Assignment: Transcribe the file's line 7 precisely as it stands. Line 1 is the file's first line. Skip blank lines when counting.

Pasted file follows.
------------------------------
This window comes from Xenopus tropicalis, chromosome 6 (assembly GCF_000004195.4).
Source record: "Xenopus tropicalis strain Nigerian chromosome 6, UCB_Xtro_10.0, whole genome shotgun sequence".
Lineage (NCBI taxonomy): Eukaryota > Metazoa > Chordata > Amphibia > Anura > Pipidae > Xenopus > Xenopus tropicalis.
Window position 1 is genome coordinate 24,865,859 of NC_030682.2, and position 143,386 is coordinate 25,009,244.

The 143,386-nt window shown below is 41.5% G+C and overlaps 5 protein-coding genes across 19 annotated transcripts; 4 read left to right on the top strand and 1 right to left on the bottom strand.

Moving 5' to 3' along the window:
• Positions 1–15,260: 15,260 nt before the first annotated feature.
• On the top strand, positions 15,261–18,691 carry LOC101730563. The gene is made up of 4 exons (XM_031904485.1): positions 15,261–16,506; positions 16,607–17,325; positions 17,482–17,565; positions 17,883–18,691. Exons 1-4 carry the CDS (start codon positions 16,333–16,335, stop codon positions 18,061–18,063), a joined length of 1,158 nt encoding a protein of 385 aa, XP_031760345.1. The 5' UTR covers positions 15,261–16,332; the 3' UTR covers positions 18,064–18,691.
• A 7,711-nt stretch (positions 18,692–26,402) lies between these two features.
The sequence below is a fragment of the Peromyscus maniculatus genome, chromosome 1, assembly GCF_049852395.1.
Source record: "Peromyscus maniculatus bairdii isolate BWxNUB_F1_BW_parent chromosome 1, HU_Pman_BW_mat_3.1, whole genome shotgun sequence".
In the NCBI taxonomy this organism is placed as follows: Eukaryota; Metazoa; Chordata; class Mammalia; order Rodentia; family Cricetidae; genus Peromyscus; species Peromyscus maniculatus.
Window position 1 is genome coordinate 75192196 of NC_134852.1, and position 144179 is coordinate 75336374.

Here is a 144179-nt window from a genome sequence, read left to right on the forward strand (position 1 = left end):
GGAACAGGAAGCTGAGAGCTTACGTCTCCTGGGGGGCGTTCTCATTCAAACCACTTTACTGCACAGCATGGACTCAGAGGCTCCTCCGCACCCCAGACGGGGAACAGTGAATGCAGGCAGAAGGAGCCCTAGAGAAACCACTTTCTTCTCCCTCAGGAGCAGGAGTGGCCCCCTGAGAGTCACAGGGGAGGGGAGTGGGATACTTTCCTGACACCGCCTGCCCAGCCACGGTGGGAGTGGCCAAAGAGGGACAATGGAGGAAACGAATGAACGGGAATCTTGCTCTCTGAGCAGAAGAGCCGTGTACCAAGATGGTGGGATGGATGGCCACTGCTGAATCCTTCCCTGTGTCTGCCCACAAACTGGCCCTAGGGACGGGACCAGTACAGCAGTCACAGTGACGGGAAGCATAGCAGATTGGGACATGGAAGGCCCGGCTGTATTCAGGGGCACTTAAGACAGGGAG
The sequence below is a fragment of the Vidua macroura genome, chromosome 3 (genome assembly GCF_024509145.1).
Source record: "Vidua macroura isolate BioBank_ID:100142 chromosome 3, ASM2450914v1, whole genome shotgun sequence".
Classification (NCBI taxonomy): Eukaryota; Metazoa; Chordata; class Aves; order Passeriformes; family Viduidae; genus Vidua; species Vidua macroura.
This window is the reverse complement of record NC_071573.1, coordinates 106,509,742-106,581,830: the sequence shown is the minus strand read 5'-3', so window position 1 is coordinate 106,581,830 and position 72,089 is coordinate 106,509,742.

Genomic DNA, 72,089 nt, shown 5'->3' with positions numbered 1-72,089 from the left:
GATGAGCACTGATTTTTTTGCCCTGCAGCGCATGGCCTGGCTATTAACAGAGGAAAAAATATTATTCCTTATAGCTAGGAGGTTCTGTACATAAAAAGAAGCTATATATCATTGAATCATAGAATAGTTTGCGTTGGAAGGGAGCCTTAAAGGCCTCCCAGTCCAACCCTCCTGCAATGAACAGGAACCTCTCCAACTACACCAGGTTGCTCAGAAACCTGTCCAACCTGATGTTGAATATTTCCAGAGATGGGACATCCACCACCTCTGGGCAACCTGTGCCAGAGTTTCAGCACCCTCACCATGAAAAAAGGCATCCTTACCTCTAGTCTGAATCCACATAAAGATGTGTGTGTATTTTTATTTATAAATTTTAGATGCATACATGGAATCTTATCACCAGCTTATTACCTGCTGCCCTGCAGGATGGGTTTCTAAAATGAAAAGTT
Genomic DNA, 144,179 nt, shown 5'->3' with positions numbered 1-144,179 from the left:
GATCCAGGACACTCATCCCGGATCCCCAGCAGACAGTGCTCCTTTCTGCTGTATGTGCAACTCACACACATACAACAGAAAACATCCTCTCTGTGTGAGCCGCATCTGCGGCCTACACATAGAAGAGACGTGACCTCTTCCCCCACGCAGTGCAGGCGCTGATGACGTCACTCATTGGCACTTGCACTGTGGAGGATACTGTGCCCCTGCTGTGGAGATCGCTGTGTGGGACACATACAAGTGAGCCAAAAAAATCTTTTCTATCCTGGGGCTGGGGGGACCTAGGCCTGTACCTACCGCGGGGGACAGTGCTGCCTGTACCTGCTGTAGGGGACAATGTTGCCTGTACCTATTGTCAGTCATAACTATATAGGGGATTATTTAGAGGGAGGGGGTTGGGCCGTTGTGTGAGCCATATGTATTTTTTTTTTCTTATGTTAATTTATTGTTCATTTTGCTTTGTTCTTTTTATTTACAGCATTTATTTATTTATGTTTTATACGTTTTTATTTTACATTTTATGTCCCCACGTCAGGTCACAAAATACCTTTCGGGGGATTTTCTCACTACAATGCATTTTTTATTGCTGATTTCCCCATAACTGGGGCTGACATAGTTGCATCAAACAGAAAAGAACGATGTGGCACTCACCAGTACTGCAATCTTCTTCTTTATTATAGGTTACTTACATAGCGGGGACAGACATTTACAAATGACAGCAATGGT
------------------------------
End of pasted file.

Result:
• Positions 1–15,260: 15,260 nt before the first annotated feature.